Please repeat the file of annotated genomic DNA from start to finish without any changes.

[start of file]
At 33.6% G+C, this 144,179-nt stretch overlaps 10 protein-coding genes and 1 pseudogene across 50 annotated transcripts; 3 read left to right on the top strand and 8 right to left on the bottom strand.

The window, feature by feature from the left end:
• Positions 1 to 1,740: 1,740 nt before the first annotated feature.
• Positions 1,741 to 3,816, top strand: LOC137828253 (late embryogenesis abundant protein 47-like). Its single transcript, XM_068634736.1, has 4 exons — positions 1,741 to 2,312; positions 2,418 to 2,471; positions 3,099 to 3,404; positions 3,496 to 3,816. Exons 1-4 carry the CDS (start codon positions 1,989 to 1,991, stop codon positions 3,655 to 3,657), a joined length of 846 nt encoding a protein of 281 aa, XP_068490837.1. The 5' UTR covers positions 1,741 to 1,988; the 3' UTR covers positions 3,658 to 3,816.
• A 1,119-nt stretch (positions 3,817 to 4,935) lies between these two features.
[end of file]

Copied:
At 33.6% G+C, this 144,179-nt stretch overlaps 10 protein-coding genes and 1 pseudogene across 50 annotated transcripts; 3 read left to right on the top strand and 8 right to left on the bottom strand.

The window, feature by feature from the left end:
• Positions 1 to 1,740: 1,740 nt before the first annotated feature.
• Positions 1,741 to 3,816, top strand: LOC137828253 (late embryogenesis abundant protein 47-like). Its single transcript, XM_068634736.1, has 4 exons — positions 1,741 to 2,312; positions 2,418 to 2,471; positions 3,099 to 3,404; positions 3,496 to 3,816. Exons 1-4 carry the CDS (start codon positions 1,989 to 1,991, stop codon positions 3,655 to 3,657), a joined length of 846 nt encoding a protein of 281 aa, XP_068490837.1. The 5' UTR covers positions 1,741 to 1,988; the 3' UTR covers positions 3,658 to 3,816.
• A 1,119-nt stretch (positions 3,817 to 4,935) lies between these two features.